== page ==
Natural defenses: tomatoes have nothing to blush about!

The flora that covers the leaves of tomato plants is thought to help them to better resist Pst*, a disease that affects crops. An American team discovered that this protection could be impaired by the addition of fertilizer.


In tomatoes as in humans, probiotics are in great demand to boost natural defenses. Two Californian researchers wanted to find out whether the bacteria living on the plants influenced their capacity to resist Pst, a bacterium of the Pseudomonas genus that causes bacterial speck, a disease that produces spots on the leaves, stems and fruits, and affects both photosynthesis and market value.

Protective “leaf baths”

The researchers focused their attention on the leafy part of the plant–the phyllosphere: in a farm near their laboratory, they watered the leaves of different plant varieties, then collected these “leaf baths”, rich in bacteria. In the laboratory, plants of the aptly named old variety “Moneymaker” were sprayed with a sterile solution containing this mixture at different dilutions, therefore varying concentrations of bacteria, then were infected one week later with Pst. Verdict after 24 hours: the surface area affected by spotting on the leaves was limited, an indication of the protective efficacy of the bacteria collected on the farm.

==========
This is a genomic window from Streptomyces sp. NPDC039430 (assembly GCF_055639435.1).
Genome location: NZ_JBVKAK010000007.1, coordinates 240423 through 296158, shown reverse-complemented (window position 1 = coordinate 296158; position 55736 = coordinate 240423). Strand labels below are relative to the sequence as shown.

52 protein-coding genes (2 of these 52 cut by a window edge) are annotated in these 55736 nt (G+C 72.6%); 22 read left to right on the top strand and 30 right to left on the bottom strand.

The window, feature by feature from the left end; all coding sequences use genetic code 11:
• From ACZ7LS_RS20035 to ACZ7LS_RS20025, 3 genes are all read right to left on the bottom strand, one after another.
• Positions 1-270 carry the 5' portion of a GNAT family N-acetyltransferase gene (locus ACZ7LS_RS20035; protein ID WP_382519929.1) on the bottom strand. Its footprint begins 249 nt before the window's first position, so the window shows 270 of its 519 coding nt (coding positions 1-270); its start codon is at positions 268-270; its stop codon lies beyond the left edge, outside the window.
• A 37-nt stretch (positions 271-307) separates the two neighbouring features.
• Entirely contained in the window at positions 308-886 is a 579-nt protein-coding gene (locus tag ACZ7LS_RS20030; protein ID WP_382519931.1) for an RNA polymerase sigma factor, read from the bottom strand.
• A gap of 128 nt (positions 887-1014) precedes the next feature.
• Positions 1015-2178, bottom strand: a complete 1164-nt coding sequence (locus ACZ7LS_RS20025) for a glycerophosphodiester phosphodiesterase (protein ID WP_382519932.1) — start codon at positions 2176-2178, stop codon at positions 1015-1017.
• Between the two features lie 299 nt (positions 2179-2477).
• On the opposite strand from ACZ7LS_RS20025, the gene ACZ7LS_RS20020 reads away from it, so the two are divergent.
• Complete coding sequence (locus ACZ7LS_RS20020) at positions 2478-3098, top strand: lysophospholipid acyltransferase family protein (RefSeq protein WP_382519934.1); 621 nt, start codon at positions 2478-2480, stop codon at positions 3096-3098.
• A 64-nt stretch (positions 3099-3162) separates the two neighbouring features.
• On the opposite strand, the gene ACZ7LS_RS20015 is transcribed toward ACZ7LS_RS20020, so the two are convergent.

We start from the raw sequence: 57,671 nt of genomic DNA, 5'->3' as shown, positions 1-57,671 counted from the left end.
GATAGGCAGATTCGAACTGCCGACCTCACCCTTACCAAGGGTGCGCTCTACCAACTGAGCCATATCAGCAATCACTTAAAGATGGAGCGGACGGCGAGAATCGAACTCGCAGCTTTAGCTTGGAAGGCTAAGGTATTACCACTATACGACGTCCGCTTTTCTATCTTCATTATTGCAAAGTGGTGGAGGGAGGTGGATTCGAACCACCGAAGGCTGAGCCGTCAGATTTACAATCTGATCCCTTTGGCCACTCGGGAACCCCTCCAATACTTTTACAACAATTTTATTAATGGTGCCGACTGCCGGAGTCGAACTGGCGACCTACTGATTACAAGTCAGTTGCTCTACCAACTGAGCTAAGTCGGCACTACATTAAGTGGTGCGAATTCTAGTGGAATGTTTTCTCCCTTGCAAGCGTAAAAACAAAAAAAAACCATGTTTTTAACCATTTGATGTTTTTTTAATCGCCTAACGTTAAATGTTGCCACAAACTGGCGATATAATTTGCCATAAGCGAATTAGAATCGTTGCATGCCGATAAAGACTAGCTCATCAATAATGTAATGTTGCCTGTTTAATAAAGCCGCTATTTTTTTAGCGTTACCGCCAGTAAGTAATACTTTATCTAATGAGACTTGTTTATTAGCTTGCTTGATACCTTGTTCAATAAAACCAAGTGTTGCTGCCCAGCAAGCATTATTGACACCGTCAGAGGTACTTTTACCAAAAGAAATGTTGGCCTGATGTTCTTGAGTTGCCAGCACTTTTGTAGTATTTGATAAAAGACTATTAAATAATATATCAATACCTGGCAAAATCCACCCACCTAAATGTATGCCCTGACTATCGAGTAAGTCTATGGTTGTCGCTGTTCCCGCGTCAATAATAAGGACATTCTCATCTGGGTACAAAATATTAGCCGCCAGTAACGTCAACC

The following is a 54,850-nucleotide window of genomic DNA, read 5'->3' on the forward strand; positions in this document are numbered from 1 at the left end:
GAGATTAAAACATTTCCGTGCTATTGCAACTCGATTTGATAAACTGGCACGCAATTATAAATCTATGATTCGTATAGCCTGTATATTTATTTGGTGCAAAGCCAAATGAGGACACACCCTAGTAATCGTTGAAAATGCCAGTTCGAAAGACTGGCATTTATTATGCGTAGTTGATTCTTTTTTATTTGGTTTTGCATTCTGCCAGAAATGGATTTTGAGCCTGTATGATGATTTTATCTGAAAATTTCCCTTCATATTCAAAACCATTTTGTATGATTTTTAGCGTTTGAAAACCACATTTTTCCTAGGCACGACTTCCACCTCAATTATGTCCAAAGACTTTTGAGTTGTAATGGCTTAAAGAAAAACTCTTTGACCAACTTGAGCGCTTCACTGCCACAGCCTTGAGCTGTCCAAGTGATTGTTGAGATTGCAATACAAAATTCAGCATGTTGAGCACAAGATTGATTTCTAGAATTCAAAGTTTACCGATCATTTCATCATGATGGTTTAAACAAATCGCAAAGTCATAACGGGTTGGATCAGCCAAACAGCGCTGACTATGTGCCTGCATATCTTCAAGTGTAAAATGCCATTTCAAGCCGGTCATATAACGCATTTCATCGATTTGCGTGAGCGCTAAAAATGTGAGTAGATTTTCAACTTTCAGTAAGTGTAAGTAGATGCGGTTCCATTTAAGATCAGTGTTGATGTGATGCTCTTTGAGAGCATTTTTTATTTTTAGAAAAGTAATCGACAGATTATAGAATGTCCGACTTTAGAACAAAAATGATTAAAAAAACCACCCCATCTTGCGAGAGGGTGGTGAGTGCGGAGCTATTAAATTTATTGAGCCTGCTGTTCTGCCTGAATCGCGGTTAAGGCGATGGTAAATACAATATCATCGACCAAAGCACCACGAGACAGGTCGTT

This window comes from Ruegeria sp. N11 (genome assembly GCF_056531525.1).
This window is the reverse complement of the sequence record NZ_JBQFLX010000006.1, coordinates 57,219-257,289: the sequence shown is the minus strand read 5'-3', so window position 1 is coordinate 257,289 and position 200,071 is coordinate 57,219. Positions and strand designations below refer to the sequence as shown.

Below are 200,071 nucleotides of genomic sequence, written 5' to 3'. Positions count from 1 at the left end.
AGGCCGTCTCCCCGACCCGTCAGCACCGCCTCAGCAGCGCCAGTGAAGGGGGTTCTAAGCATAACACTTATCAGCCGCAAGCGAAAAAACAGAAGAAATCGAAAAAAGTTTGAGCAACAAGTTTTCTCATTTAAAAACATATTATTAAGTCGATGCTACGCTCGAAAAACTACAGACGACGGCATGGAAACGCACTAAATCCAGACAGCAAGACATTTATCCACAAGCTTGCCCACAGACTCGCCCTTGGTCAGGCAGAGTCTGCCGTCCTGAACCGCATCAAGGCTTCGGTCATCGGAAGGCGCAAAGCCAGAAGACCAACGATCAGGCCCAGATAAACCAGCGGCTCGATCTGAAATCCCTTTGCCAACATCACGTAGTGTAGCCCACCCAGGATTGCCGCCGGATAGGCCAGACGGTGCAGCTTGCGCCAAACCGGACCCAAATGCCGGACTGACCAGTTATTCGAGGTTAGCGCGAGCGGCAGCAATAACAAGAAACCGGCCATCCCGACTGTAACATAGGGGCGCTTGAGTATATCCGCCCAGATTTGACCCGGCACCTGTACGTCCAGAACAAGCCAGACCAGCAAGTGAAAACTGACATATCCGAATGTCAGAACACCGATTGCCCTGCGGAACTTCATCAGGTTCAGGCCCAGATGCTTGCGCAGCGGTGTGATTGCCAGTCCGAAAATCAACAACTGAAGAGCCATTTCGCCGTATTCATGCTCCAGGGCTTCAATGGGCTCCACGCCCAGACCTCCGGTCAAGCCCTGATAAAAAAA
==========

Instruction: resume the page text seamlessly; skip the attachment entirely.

Disruptive fertilizers

More extensive experiments showed that this protective effect did not seem linked to the quantity or diversity of bacteria used, nor even to the presence of one or more specific strains. Another important result:  the addition of fertilizer weakened the resistance provided by the plant microbiota, allowing Pst to gain ground. The mechanisms at work seem complex: competition between resident and foreign bacteria for the nutrients present in the ground or provided by the fertilizer, stimulation of the plant immune system, without forgetting the rhizosphere–the underground part of the plant–which is also likely to play a role. The only certainty is that tomato plants will have to wait before probiotic sprays that boost plant immunity can be used, as you cannot say “tomayto, tomahto” when it comes to bacteria.


*Pseudomonas syringae pv. tomato



Berg M, Koskella B. Nutrient- and Dose-Dependent Microbiome-Mediated Protection against a Plant Pathogen. Curr Biol. 2018 Aug 6;28(15):2487-2492.e3